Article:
Migrants' ability to remit has been protected by GCC countries by ensuring low inflation through direct support measures, a World Bank affiliate said in a report.
Employment conditions for migrants were robust for the first months of 2022, boosted by labour shortages in the hospitality and health sectors of high-income countries, while windfalls tied to higher oil prices benefitted the Gulf Cooperation Council (GCC), which boosted demand for migrant labour from South and East Asia, noted The Global Knowledge Partnership on Migration and Development (Knomad), a World Bank initiative.
Growth in remittances is expected to fall to 2% in 2023, as GDP growth in high-income countries continues to slow (from a projected 2.4% in 2022 to 1.1% in 2023), further reducing migrants’ wage gains in host countries.
And downside risks, including a further deterioration in the war in Ukraine, volatile oil prices and currency exchange rates, and a deeper-than-expected downturn in major high-income countries, are substantial.
The growth of remittance flows into South Asia during 2023 is expected to slow to 0.7 percent, supported by India, the report said. The year will stand as a test for the resilience of remittances from white-collar South Asian migrants in high-income countries.
Higher inflation in the United States accompanied by an economic slowdown will soften remittance flows to India, with growth easing to 4%. The drop in oil prices from $98 to $85 per barrel (2002–03) combined with the decline in economic growth in the GCC will reinforce downward pressure on remittance flows to all South Asian countries.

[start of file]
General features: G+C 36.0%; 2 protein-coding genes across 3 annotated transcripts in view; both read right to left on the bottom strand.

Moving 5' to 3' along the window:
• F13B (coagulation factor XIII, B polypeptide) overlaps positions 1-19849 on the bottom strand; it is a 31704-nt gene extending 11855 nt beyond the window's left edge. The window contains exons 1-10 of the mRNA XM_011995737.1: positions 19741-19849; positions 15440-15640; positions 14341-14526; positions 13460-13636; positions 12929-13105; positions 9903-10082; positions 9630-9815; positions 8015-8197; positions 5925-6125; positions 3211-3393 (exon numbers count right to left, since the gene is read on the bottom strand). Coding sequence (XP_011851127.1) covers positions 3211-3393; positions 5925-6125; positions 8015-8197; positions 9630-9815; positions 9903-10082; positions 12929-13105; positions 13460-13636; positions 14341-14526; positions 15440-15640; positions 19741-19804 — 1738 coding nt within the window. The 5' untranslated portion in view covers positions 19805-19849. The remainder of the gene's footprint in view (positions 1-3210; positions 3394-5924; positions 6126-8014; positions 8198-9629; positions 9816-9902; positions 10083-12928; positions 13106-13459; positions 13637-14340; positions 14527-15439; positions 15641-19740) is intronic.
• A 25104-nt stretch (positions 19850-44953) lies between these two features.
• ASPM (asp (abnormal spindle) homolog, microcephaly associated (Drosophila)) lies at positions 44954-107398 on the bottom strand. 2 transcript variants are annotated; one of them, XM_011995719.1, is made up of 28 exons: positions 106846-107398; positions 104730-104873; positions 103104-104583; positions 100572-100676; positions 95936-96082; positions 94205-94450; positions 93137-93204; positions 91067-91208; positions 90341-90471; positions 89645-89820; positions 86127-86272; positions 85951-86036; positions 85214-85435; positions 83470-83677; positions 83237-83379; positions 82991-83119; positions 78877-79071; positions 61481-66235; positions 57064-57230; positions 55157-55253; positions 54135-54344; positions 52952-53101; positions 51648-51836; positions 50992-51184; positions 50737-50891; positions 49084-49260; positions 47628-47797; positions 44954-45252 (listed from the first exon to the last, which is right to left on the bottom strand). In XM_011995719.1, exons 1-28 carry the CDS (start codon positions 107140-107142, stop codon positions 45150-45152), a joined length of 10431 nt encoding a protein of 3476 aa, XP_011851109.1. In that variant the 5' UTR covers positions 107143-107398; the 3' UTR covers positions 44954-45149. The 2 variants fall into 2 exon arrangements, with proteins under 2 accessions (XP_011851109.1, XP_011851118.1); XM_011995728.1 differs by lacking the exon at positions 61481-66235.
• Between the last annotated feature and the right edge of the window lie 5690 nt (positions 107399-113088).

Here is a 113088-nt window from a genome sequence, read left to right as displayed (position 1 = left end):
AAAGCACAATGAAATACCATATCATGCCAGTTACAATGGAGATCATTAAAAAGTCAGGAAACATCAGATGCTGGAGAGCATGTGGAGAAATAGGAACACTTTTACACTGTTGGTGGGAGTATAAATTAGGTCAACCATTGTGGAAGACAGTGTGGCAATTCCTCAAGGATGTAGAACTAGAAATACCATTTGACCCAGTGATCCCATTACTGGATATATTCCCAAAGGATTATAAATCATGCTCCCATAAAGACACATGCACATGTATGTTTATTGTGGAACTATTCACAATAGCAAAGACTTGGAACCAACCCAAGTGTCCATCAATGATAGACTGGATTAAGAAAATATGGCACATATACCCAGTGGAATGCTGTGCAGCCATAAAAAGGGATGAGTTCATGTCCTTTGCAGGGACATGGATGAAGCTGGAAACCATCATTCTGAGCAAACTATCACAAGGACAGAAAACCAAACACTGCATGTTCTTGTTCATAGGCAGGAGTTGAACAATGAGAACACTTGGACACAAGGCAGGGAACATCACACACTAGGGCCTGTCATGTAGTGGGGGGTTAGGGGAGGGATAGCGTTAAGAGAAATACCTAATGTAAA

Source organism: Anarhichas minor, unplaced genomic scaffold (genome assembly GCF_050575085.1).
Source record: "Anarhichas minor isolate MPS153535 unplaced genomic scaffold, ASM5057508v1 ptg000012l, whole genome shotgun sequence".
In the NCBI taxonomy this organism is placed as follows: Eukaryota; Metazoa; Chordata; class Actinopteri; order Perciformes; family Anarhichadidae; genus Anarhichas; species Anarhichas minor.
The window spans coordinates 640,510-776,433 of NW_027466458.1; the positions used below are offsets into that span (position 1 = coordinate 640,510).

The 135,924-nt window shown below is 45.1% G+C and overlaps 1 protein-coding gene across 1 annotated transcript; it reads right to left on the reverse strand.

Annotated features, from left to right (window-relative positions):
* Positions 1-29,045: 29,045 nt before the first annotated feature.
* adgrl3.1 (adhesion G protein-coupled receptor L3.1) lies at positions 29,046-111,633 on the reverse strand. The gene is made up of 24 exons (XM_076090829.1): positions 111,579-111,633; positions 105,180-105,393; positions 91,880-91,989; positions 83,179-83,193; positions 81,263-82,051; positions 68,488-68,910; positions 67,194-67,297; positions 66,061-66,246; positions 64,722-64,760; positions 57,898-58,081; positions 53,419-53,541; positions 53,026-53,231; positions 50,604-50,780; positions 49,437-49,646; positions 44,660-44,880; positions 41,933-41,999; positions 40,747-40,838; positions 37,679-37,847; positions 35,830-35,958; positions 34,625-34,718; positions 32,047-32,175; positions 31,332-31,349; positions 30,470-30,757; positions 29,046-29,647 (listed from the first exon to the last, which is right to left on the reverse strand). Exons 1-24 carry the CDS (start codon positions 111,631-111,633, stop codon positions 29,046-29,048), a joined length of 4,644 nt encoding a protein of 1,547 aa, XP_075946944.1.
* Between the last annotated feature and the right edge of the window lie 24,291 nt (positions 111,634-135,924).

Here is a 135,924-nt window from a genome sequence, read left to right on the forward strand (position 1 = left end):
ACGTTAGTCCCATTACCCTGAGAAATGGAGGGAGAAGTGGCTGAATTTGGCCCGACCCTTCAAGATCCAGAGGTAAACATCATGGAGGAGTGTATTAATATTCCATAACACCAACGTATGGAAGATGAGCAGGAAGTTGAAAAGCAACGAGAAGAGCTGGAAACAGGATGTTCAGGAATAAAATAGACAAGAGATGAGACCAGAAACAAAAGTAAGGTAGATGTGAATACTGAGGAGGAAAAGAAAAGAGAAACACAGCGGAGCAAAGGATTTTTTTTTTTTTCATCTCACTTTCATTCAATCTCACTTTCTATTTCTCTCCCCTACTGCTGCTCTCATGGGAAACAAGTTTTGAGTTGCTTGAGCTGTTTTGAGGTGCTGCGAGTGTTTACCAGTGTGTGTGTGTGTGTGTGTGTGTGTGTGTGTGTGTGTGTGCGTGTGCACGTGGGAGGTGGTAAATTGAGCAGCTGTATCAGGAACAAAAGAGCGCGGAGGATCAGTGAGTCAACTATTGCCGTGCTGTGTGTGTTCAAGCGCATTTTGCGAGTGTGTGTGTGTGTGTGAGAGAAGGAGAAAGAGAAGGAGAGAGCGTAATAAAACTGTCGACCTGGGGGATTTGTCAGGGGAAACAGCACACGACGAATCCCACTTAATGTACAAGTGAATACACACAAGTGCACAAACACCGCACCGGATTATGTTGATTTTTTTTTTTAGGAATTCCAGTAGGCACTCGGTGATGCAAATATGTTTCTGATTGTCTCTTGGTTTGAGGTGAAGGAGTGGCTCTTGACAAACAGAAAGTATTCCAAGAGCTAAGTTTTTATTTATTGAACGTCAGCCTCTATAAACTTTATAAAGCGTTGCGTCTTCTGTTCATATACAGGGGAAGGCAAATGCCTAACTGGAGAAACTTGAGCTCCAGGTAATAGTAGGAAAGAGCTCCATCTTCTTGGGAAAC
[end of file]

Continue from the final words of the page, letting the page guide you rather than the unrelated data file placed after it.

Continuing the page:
According to the World Bank – Knomad report, remittance costs remained high during the second quarter of 2022, at twice the Sustainable Development Goal (SDG) target of 3%t. According to the World Bank’s Remittance Prices Worldwide Database, the global average cost of sending $200 was 6% in the second quarter of 2022, not very different from the previous year.
Among developing country regions, the cost was lowest in South Asia, at about 4.1%, while Sub-Saharan Africa continued to have the highest average cost, about 7.8%.
Latin America and the Caribbean experienced the largest increase in total average costs, up from 5.6% to 6%, followed by Europe and Central Asia and the Middle East and North Africa.
Meanwhile, the average cost of sending remittances to Sub-Saharan Africa, South Asia, and East Asia and the Pacific fell. But remittance costs across many African corridors and for small islands in the Pacific remain above 10%.
Banks continue to be the costliest channel for sending remittances, with an average cost of 11% during the second quarter of 2022; while post offices are recorded at 6.5%, money transfer operators at 5.2%, and mobile operators at 3.5%.
Mobile operations remain the cheapest type of service provider, but they account for a small part of total transaction volumes (less than 1%).
The burden of compliance with anti-money laundering and combating the financing of terrorism (AML/CFT) regulations continues to restrict new service providers’ access to correspondent banks.
These regulations also affect migrants’ access to digital remittance services, particularly for migrants who do not have IDs. Recognising small remittances as low-risk from the viewpoint of money laundering could increase migrants’ access to digital remittance services and promote financial inclusion.
That would also increase the access of new money transmitters to correspondent banking services and increase competition in the remittance markets, the World Bank – Knomad report showed.
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